Mutation of a major keratin phosphorylation site predisposes to hepatotoxic injury in transgenic mice

Nam-on Ku, Sara A. Michie, Roy M. Soetikno, Evelyn Z. Resurreccion, Rosemary L. Broome, M. Bishr Omary

Research output: Contribution to journalArticle

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Abstract

Simple epithelia express keratins 8 (K8) and 18 (K18) as their major intermediate filament (IF) proteins. One important physiologic function of K8/18 is to protect hepatocytes from drug-induced liver injury. Although the mechanism of this protection is unknown, marked K8/18 hyperphosphorylation occurs in association with a variety of cell stresses and during mitosis. This increase in keratin phosphorylation involves multiple sites including human K18 serine-(ser)52, which is a major K18 phosphorylation site. We studied the significance of keratin hyperphosphorylation and focused on K18 ser52 by generating transgenic mice that over-express a human genomic K18 ser52→ala mutant (S52A) and compared them with mice that overexpress, at similar levels, wild-type (WT) human K18. Abrogation of K18 ser52 phosphorylation did not affect filament organization after partial hepatectomy nor the ability of mouse livers to regenerate. However, exposure of S52A-expressing mice to the hepatotoxins, griseofulvin or microcystin, which are associated with K18 ser52 and other keratin phosphorylation changes, resulted in more dramatic hepatotoxicity as compared with WT K18- expressing mice. Our results demonstrate that K18 ser52 phosphorylation plays a physiologic role in protecting hepatocytes from stress-induced liver injury. Since hepatotoxins are associated with increased keratin phosphorylation at multiple sites, it is likely that unique sites aside from K18 ser52, and phosphorylation sites on other IF proteins, also participate in protection from cell stress.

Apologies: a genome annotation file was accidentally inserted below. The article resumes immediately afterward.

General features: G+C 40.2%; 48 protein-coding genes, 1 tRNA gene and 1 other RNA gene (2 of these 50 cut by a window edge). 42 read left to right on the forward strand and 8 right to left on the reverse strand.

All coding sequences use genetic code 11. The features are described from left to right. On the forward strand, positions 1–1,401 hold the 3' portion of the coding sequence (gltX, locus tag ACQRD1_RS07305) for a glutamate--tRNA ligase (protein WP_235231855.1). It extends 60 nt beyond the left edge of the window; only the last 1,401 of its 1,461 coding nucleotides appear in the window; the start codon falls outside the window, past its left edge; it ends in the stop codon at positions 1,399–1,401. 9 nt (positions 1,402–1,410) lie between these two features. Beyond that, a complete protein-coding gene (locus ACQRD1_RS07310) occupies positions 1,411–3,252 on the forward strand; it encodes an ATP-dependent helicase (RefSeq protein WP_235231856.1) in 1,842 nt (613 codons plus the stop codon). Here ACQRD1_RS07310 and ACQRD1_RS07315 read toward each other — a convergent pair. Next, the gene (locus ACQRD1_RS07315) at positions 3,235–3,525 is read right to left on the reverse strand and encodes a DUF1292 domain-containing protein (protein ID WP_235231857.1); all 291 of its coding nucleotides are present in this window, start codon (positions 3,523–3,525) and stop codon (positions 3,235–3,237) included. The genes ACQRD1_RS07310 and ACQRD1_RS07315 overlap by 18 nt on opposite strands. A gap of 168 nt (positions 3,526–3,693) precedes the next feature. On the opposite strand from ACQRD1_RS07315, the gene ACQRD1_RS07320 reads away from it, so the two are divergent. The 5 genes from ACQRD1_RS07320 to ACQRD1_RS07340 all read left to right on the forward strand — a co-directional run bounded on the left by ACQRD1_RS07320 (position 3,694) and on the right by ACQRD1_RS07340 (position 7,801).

Original languageEnglish
Pages (from-to)2023-2032
Number of pages10
JournalJournal of Cell Biology
Volume143
Issue number7
DOIs
Publication statusPublished - 1998 Dec 28

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Keratins
Transgenic Mice
Phosphorylation
Mutation
Keratin-8
Keratin-18
Wounds and Injuries
Intermediate Filament Proteins
Hepatocytes
Griseofulvin
Chemical and Drug Induced Liver Injury
Cytoprotection
Liver
Hepatectomy
Mitosis
Serine
Epithelium

All Science Journal Classification (ASJC) codes

  • Cell Biology

Cite this

Ku, N., Michie, S. A., Soetikno, R. M., Resurreccion, E. Z., Broome, R. L., & Bishr Omary, M. (1998). Mutation of a major keratin phosphorylation site predisposes to hepatotoxic injury in transgenic mice. Journal of Cell Biology, 143(7), 2023-2032. https://doi.org/10.1083/jcb.143.7.2023
Ku, Nam-on ; Michie, Sara A. ; Soetikno, Roy M. ; Resurreccion, Evelyn Z. ; Broome, Rosemary L. ; Bishr Omary, M. / Mutation of a major keratin phosphorylation site predisposes to hepatotoxic injury in transgenic mice. In: Journal of Cell Biology. 1998 ; Vol. 143, No. 7. pp. 2023-2032.